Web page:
Diet has been discussed as a way to alter immune function by several mechanisms including modification of the host commensal microbiome [5861] but proposed here is an additional mechanism by which epitope diversity in the food itself influences the immune system: The Neolithic revolution brought about a decrease in the variety of foods consumed by our species [62]. Breeding practices in agriculture have changed over the last 50 years and it is a reasonable proposition—but remains to be proven—that consequently the allelic diversity of major foodstuffs destined for human consumption has been further reduced. Genetic uniformity of crops in contemporary agriculture is discussed in the context of food security and the susceptibility of plant and animal agriculture to infectious disease [63, 64]. The hypothesis proposed here is that there are also immunological, developmental, and neuro-psychiatric [65, 66] consequences of a punctate distribution of dietary food-derived near epitopes (Fig. 1 and for a definition of “near” epitopes, see the last paragraph of Table 2). The hypotheses for health benefits of exposure to a rich microbial diversity appear also applicable to the allelic diversity of food. The two views are not qualitatively at odds since immune function can be jointly modulated by diet and microbial exposure [67]. Quantitatively, daily food consumption with its associated epitopes exceeds exposure to microbial epitopes by orders of magnitude. Thus, we return at the end of this review and commentary to the point on which we began. The first Neolithic revolution has been our species’ most important innovation and has also led to large modifications of earth’s biosphere. Deepening our understanding of the first Neolithic revolutions consequences—including unintended consequences—will inform opportunities for further benign developments. Our species may not have another 10,000 years to get the second Neolithic revolution- the microbial Neolithic revolution- right.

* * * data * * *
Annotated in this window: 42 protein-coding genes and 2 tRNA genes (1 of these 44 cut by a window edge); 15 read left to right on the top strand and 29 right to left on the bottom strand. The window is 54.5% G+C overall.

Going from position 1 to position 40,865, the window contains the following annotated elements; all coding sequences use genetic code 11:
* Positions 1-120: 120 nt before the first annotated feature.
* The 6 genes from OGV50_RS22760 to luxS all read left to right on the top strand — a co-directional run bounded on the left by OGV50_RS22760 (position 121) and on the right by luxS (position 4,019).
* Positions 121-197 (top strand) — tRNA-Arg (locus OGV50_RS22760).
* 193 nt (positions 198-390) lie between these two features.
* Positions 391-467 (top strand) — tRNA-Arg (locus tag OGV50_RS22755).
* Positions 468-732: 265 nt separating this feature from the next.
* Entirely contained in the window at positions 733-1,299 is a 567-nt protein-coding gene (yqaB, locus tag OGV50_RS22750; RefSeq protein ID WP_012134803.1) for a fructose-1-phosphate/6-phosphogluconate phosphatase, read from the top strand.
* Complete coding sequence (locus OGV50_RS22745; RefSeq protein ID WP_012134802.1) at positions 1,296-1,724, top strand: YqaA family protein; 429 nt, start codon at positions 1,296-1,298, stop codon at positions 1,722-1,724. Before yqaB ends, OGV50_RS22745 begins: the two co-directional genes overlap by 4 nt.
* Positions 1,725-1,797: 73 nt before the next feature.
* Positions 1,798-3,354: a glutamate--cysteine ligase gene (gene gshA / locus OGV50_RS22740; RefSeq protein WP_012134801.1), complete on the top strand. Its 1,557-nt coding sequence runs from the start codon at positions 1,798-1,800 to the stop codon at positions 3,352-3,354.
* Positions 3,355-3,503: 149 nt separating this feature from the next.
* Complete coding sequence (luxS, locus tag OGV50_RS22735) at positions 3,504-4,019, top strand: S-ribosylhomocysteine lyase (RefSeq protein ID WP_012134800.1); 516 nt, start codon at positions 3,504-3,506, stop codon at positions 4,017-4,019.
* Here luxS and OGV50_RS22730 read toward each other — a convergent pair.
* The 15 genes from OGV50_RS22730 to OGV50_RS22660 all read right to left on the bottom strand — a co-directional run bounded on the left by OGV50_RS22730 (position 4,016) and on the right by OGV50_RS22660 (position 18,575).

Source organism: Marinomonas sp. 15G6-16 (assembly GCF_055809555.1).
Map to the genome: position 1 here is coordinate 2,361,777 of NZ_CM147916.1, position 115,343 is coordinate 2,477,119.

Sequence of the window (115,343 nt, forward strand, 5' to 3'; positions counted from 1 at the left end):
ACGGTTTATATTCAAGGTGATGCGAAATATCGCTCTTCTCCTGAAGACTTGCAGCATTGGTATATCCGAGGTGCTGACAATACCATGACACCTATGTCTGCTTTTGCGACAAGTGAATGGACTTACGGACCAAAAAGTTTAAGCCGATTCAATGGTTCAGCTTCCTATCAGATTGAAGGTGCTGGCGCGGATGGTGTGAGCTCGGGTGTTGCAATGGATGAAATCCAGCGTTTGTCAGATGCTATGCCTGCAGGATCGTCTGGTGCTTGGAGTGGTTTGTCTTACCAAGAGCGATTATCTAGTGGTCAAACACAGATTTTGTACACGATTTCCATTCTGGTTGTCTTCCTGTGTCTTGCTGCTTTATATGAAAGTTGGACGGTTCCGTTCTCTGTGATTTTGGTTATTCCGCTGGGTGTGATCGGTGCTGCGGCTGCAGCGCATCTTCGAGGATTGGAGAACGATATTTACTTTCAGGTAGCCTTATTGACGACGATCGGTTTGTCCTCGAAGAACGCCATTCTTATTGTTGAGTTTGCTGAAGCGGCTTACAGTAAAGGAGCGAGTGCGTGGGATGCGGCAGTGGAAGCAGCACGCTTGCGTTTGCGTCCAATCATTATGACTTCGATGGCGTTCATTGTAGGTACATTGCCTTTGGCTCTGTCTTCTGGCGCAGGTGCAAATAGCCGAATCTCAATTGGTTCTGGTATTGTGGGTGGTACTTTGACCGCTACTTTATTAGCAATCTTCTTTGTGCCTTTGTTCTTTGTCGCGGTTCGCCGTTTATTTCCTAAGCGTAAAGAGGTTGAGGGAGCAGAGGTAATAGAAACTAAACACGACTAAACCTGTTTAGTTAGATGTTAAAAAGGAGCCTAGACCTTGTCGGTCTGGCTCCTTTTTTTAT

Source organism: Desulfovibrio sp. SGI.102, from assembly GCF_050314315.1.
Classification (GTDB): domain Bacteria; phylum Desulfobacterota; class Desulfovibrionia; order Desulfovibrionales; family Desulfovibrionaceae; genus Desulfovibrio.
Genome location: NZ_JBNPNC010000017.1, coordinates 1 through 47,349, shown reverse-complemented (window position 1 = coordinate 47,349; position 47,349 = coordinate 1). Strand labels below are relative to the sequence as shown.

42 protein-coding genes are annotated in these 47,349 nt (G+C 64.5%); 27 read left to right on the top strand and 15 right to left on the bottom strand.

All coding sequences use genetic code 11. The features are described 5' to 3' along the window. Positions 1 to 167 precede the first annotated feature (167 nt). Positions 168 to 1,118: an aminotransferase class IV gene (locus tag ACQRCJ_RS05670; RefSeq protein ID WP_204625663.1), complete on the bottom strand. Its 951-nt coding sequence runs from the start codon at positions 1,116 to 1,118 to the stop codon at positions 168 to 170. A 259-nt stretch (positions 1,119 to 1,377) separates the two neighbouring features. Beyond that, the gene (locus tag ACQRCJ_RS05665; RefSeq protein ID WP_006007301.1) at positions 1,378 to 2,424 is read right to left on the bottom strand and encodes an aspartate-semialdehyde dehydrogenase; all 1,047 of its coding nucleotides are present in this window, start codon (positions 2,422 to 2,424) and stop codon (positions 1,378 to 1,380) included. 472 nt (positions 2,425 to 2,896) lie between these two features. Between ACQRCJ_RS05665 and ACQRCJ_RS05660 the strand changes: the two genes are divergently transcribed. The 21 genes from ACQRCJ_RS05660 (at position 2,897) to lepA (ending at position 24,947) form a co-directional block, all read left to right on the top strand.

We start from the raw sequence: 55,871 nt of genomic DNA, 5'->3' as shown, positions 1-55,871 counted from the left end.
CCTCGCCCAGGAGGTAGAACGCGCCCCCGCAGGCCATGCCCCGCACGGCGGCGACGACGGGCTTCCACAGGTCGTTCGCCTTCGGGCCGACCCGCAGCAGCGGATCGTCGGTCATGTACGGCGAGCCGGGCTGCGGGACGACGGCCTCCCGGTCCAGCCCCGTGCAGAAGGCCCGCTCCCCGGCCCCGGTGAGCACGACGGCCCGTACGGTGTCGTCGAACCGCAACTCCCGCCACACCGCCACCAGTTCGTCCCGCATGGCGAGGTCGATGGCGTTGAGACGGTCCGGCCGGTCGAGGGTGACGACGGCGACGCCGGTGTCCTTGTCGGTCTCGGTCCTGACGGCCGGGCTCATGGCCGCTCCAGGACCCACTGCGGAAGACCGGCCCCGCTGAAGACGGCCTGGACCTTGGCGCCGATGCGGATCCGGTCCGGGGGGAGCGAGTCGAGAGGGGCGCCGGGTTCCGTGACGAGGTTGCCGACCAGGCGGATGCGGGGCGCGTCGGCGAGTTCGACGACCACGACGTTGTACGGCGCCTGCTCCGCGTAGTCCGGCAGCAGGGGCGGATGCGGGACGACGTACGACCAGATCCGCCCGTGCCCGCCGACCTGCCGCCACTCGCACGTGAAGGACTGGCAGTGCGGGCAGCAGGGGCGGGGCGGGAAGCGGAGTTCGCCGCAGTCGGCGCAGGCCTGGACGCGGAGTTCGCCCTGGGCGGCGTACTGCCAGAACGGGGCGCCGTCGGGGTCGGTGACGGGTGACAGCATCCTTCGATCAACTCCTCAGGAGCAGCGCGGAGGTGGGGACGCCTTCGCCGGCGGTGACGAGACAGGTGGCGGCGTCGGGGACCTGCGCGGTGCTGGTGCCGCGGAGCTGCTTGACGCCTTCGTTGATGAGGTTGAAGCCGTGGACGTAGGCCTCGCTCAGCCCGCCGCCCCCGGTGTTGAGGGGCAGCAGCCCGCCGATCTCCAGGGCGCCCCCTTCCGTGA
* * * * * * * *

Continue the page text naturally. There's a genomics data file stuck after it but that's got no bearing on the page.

Fig. 1

The food epitope hypothesis. Epitope space [68] of food consumed by humans before (a), after (b) the Neolithic revolution, and the modern phase of agricultural genetics (c). All parameters of shape space are compressed into the X-axis. The Y-axis is a frequency distribution. a In the pre-Neolithic phase of our species, we were hunter-gatherers. The food that we ate was maximally (for our species) dispersed in the living world and we were exposed to more dietary epitopes. The variation in epitopes of each food source was based on the allelic variance within plant and animal populations [69]. Each food source was population based containing the genetic and allelic diversity that implies [70]. b The Neolithic revolution, i.e., the advent of agriculture and domestication of both plant and animal food sources. The epitope classes and their dietary distribution became relatively restricted. Most previous food sources were no longer consumed but a few made up the majority of the diet. Within these food sources, the amount of variation was also constrained because even in early agriculture, artificial selection limits the allelic and by implication the epitope diversity in food [71]. c The modern agricultural era of the last ca. 50 years has led to human food becoming more genetically uniform within each species of plants and livestock [72]. The associated distribution of food epitopes in shape space has become punctate